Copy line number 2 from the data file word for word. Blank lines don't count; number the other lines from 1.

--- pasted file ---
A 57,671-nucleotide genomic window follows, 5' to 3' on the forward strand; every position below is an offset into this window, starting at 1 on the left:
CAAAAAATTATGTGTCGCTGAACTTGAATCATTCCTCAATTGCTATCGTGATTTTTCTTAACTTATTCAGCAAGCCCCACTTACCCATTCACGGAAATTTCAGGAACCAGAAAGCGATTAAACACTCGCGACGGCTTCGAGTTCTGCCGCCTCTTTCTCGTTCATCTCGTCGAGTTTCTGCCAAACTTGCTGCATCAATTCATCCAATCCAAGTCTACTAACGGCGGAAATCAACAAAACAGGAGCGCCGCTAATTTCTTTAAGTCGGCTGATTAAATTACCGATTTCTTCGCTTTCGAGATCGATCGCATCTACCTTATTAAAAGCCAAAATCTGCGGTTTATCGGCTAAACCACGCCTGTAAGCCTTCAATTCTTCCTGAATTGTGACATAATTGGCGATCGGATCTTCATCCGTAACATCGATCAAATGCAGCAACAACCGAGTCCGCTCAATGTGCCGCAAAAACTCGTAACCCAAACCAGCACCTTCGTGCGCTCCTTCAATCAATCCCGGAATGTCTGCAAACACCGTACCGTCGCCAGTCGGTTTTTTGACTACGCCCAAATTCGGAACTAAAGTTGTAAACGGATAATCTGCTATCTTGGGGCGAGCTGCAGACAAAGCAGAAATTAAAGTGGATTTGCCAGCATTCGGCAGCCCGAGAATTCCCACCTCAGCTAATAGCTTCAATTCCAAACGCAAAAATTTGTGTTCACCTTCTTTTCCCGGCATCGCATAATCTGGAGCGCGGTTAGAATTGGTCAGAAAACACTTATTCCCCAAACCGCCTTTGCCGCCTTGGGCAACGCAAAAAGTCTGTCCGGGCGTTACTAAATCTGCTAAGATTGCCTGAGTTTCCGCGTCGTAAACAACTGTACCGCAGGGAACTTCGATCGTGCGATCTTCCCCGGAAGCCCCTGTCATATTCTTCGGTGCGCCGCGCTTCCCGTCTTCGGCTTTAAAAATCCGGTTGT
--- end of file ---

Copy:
CAAAAAATTATGTGTCGCTGAACTTGAATCATTCCTCAATTGCTATCGTGATTTTTCTTAACTTATTCAGCAAGCCCCACTTACCCATTCACGGAAATTTCAGGAACCAGAAAGCGATTAAACACTCGCGACGGCTTCGAGTTCTGCCGCCTCTTTCTCGTTCATCTCGTCGAGTTTCTGCCAAACTTGCTGCATCAATTCATCCAATCCAAGTCTACTAACGGCGGAAATCAACAAAACAGGAGCGCCGCTAATTTCTTTAAGTCGGCTGATTAAATTACCGATTTCTTCGCTTTCGAGATCGATCGCATCTACCTTATTAAAAGCCAAAATCTGCGGTTTATCGGCTAAACCACGCCTGTAAGCCTTCAATTCTTCCTGAATTGTGACATAATTGGCGATCGGATCTTCATCCGTAACATCGATCAAATGCAGCAACAACCGAGTCCGCTCAATGTGCCGCAAAAACTCGTAACCCAAACCAGCACCTTCGTGCGCTCCTTCAATCAATCCCGGAATGTCTGCAAACACCGTACCGTCGCCAGTCGGTTTTTTGACTACGCCCAAATTCGGAACTAAAGTTGTAAACGGATAATCTGCTATCTTGGGGCGAGCTGCAGACAAAGCAGAAATTAAAGTGGATTTGCCAGCATTCGGCAGCCCGAGAATTCCCACCTCAGCTAATAGCTTCAATTCCAAACGCAAAAATTTGTGTTCACCTTCTTTTCCCGGCATCGCATAATCTGGAGCGCGGTTAGAATTGGTCAGAAAACACTTATTCCCCAAACCGCCTTTGCCGCCTTGGGCAACGCAAAAAGTCTGTCCGGGCGTTACTAAATCTGCTAAGATTGCCTGAGTTTCCGCGTCGTAAACAACTGTACCGCAGGGAACTTCGATCGTGCGATCTTCCCCGGAAGCCCCTGTCATATTCTTCGGTGCGCCGCGCTTCCCGTCTTCGGCTTTAAAAATCCGGTTGT